A quick Google query will reveal that strides in the teleportation field have not yet overtaken physical matter. Recently, scientists have made progress in quantum teleportation, a process by which a photon in one place takes on the attributes of a photon in another place, through a process of entanglement that involves a third photon. It has the potential to transmit so much information that today’s binary internet will look totally analog, but quantum teleportation won’t help anyone get from Point A to Point B without changing out of house clothes.

In Spring of 2016, the quantum science community broke out in some controversy over the logical impossibility of teleportation transporters. YouTube educator and podcaster, C.P.G. Grey, released a video essentially calling Star Trek’s fictionalized teleportation transporters “suicide booths.” His argument is that teleportation would entail a complete breakdown of cells for re-assemblage at a different location. While the cells may retain their former shape, structure, patterns and memories–one has to confront the metaphysical conundrum of whether a teleported person becomes just a copy of the person they once were.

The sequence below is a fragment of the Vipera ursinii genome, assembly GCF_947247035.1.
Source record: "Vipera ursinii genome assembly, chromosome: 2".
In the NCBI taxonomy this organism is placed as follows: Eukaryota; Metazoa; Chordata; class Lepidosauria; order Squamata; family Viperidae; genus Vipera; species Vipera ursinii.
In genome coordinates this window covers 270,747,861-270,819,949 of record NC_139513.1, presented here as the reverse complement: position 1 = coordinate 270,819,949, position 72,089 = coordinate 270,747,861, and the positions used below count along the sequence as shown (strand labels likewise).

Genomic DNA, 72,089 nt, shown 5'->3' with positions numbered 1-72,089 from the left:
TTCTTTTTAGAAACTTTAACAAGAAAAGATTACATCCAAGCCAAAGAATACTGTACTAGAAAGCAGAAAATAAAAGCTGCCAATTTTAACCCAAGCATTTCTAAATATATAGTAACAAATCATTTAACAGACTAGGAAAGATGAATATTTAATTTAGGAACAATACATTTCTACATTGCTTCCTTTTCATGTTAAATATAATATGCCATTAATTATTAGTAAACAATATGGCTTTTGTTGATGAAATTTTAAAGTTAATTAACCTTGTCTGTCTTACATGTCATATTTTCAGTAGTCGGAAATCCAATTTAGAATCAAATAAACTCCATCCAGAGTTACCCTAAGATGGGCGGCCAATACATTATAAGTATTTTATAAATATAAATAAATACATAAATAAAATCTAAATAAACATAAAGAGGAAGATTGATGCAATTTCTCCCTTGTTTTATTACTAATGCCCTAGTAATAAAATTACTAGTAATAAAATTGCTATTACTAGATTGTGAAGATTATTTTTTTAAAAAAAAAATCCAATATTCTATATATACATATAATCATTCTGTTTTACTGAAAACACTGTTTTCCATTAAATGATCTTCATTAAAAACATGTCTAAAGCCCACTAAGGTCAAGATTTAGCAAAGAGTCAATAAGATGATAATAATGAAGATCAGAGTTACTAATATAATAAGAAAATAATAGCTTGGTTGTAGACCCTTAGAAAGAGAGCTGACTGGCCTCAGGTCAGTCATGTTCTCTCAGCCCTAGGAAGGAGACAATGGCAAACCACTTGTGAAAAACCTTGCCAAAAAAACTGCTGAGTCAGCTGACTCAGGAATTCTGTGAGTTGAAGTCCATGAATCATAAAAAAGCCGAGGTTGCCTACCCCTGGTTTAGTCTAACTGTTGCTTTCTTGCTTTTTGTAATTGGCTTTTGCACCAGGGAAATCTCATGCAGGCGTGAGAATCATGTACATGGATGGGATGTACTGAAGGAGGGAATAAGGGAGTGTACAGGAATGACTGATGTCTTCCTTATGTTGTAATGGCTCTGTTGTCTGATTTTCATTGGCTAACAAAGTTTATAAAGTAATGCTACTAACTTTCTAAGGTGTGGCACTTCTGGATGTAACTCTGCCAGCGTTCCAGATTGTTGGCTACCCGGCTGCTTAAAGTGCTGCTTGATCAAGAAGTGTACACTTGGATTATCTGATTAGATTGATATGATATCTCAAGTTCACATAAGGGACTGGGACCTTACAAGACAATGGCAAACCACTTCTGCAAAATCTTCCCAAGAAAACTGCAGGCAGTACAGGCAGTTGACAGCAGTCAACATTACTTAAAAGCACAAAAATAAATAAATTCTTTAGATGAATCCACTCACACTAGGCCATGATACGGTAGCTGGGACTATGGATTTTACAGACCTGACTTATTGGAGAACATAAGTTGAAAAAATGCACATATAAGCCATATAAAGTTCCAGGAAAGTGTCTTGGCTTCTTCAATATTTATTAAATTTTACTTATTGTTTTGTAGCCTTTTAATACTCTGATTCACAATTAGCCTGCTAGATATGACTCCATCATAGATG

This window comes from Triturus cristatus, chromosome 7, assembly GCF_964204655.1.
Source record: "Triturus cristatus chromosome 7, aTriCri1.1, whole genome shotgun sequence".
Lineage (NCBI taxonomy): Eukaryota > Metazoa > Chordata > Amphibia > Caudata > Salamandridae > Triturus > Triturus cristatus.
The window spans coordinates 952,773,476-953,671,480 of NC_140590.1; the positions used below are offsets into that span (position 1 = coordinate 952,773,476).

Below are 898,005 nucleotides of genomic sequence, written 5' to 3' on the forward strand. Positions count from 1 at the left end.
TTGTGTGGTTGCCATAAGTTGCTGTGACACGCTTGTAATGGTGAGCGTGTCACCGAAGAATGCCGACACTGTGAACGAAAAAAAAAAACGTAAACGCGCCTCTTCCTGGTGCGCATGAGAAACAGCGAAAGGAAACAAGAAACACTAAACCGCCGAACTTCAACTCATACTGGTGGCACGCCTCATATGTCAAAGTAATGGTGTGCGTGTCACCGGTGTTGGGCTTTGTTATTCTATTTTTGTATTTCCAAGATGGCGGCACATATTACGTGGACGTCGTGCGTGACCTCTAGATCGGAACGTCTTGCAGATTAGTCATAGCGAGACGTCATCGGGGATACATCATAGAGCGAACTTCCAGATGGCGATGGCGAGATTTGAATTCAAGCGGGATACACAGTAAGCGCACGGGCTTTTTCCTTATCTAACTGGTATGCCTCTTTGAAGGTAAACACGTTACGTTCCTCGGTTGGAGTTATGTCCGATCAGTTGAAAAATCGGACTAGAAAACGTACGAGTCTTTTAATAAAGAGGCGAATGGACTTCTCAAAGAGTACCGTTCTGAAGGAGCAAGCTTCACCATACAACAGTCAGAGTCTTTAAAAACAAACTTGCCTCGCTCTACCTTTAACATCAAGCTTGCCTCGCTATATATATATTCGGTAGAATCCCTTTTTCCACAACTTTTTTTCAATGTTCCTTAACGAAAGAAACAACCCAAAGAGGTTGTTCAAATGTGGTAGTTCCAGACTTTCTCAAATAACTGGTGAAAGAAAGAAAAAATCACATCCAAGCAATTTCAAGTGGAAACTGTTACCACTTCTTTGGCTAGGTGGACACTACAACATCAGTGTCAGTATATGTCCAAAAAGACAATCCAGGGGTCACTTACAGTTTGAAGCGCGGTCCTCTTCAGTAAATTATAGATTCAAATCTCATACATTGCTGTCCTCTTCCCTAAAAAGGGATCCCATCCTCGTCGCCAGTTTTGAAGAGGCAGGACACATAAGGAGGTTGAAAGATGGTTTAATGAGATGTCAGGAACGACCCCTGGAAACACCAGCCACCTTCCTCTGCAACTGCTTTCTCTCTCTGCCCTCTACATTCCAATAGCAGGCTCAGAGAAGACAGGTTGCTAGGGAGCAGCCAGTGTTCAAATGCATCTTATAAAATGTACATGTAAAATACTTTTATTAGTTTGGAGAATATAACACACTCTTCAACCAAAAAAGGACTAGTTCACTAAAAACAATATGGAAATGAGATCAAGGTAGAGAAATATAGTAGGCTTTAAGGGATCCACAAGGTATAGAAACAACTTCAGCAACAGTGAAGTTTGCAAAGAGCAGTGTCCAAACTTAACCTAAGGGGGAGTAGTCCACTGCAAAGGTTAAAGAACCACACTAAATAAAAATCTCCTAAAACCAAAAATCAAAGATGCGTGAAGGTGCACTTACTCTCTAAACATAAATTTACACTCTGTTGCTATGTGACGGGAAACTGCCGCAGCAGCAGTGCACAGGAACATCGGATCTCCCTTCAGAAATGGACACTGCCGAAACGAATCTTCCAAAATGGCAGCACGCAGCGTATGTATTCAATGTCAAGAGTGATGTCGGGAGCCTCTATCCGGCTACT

In less than a week, MinutePhysics, a physics-focused YouTube channel created by Henry Reich, offered a swift rebuttal: Teleportation devices may be “suicide booths,” but it’s because of the “no cloning theorem” and not metaphysical squeamishness. The no cloning theorem states that it’s impossible to create an identical copy of an unknown quantum state. In other words, in order to duplicate a quantum state, the original must be destroyed.

While this might sound like doomsday for plans to open a teleportal at the Mermaid Inn, all hope is not lost. Futurist Michio Kaku of City University believes we could have this technology by the next century–maybe even in decades. His reasoning is based less in fact, and more in the afore noted observation that many fictional technologies that science has deemed impossible have turned out to be achievable.

“You know the expression ‘beam me up, Scotty,’ we used to laugh at it. We physicists used to laugh when someone talked about teleportation and invisibility, something like that, but we don’t laugh anymore; we realized we were wrong on this one.”